Haslam On Health Care Ruling

Tn. Gov. Bill Haslam’s statement in its entirety reacting to today’s federal court ruling declaring the Obama health care reform law unconstitutional.

“Today’s ruling was a crucial step in our fight against President Obama’s unaffordable healthcare mandate. I declared this law an ‘intolerable expansion of federal power’ when the bill was passed by Congress last March, and Judge Vinson’s ruling is yet another confirmation that the federal government significantly overstepped its authority.

“Our goal should be advocating for an approach that embraces healthy choices and personal responsibility and accountability for a healthy lifestyle. As governor, I am committed to controlling costs and improving Tennessee’s health status. Forcing mandates on states and individuals is entirely the wrong approach.

“We need to encourage our national leaders to use appropriate insights into the health care system to bring about real reform.”

3 Responses to “Haslam On Health Care Ruling”

  1. Strawberry says:

    The Federal Government should stop giving states money for "Medicaid" and make all states pay for its own health care. Too much money is given to states for Medicaid and Medicare. The Federal government should get all states of the Welfare Payroll and make them pay for Medicaid and Medicare. That would settle that problem.

    • Frank says:

      I don't think so! As a matter of FACT, if you study Sweden or Canada or other progressive countries you will find that NATIONAL HEALTH CARE and NOT INSURANCE is what works best and is CHEAPEST! A LARGE pool of people paying in mostly for those who are elderly and the very young makes sense, THINK about it…..and of course most Americans need to change diets and exercise and live a HEALTHY lifestyle……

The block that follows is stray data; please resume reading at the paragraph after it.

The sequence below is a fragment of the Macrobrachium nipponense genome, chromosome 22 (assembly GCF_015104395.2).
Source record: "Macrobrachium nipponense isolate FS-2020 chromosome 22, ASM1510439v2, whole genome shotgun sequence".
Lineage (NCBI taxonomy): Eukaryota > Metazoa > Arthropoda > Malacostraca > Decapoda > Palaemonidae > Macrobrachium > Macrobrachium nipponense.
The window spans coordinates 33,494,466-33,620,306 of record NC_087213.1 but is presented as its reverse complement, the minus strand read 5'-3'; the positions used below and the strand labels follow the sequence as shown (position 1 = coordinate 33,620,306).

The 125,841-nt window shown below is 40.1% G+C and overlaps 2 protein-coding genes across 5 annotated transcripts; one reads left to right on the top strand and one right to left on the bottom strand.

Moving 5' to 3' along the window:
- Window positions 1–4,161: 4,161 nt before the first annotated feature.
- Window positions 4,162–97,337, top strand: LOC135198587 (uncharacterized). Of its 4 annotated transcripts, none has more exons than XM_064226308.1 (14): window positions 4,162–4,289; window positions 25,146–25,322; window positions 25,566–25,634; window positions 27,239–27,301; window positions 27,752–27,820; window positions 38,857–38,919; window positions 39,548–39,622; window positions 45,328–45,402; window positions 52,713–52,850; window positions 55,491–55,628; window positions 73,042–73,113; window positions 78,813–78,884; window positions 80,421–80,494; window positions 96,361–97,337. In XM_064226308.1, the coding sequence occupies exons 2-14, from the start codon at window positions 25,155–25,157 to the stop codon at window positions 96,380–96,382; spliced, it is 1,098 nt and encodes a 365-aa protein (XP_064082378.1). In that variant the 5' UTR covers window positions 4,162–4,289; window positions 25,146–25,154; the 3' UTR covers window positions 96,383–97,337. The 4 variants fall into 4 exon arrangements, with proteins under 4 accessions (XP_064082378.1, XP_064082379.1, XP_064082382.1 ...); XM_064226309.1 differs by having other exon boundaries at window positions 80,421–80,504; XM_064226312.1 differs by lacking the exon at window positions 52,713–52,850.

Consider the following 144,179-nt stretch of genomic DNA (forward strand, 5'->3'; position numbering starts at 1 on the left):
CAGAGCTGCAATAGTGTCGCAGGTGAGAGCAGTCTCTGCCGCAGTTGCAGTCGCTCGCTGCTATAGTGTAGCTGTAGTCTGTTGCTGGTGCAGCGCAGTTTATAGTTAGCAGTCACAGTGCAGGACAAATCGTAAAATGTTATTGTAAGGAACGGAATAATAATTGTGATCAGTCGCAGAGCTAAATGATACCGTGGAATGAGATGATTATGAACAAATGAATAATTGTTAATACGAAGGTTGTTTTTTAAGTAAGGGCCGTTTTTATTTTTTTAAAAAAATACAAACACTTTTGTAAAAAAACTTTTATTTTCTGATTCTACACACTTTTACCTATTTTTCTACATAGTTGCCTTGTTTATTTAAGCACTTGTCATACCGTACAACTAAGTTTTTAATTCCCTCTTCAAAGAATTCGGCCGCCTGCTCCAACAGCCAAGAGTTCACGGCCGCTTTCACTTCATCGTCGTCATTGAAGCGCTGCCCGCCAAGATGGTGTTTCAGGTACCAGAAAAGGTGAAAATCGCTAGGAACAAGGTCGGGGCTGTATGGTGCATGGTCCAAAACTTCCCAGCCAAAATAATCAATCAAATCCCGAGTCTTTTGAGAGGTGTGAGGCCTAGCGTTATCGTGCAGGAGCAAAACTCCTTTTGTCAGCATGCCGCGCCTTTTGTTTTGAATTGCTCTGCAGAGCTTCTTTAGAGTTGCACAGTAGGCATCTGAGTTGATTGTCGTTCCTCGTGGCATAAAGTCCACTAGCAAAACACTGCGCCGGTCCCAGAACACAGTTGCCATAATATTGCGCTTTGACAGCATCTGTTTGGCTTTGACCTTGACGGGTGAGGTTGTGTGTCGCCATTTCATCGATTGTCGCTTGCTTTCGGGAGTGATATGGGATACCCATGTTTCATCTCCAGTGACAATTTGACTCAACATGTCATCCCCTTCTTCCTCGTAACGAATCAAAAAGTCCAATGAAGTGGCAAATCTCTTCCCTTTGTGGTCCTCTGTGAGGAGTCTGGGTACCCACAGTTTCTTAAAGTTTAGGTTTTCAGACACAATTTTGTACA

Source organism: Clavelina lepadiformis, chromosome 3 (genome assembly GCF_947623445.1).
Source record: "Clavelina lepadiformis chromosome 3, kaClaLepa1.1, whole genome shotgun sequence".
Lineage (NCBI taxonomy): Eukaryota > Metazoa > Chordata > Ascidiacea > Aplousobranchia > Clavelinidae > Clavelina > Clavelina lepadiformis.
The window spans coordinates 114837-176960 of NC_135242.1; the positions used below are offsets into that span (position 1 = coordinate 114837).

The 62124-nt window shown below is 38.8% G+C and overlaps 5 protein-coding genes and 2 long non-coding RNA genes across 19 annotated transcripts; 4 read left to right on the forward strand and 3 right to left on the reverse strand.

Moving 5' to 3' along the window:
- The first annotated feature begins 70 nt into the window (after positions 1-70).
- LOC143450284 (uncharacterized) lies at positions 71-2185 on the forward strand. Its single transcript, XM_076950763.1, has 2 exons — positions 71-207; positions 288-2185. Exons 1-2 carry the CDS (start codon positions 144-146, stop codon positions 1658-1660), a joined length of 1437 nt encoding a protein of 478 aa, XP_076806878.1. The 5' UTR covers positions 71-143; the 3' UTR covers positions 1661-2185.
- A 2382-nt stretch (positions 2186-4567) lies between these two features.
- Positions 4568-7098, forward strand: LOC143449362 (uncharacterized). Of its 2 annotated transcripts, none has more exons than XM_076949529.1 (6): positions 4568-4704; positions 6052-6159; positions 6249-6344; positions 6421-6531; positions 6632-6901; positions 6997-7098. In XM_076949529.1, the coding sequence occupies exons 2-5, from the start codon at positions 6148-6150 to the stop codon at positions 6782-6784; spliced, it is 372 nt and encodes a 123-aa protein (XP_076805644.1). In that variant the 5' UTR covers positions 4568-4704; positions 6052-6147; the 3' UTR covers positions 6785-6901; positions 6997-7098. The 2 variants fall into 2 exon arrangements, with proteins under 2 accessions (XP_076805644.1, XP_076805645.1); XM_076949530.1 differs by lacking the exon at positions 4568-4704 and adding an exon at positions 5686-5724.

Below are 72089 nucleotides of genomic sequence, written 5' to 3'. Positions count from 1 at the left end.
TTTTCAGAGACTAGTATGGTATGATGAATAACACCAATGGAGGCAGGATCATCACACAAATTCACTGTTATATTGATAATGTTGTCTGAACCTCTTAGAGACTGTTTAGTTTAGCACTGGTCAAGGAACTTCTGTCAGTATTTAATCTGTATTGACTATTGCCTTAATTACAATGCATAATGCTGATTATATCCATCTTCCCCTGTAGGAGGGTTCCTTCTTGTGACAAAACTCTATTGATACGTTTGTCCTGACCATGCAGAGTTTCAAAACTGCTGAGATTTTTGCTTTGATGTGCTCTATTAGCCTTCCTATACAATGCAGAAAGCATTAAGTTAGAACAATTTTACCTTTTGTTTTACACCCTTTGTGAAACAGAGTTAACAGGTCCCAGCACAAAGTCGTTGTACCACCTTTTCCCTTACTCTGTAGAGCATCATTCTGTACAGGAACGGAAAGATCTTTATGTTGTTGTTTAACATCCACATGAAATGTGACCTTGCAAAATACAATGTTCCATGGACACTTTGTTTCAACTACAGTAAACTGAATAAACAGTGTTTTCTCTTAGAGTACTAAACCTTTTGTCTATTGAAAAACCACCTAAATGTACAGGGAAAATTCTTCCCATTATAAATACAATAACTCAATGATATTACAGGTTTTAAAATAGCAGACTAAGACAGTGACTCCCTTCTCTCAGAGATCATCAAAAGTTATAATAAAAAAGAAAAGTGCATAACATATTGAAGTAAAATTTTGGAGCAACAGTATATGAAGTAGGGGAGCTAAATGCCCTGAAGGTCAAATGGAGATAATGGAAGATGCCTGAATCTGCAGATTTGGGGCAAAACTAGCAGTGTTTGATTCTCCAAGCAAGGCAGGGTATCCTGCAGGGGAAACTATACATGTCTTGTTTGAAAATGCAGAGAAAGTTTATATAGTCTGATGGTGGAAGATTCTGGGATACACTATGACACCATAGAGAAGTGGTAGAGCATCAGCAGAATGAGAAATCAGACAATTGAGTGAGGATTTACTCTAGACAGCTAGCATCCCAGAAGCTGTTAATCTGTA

2. Bill Catlette says:

    If correctly quoted herein, Gov. Haslam's comments on the health care reform law are regrettable and remarkably shortsighted. I've a sneaking suspicion that politicians who both comment and shape policy on health care would sing a very different tune if required to first drop their own taxpayer funded coverage and replace it on the open market, pre-existing conditions and all.

    In this case, reverting to the pre-reform model is the most expensive, least competitive thing we could do. E.g., having 40 million people use the nearest hospital as their primary care physician is wasteful, and it transfers the cost burden to the rest of us. Expecting American employers to continue as the primary payor for health insurance, as they are today, burdens them with an immediate $3/hour cost overhang that virtually none of their foreign competitors has. Moreover, we already know that the health outcomes it produces puts us on par with 3rd world nations.

    If he (and others) have solutions to the problem, let's hear them. Sticking your head in the sand (or somewhere else) and pretending that the problems don't exist is irresponsible, and a luxury we can no longer afford. Come on, let's get this thing fixed!

    Bill Catlette

Dansette

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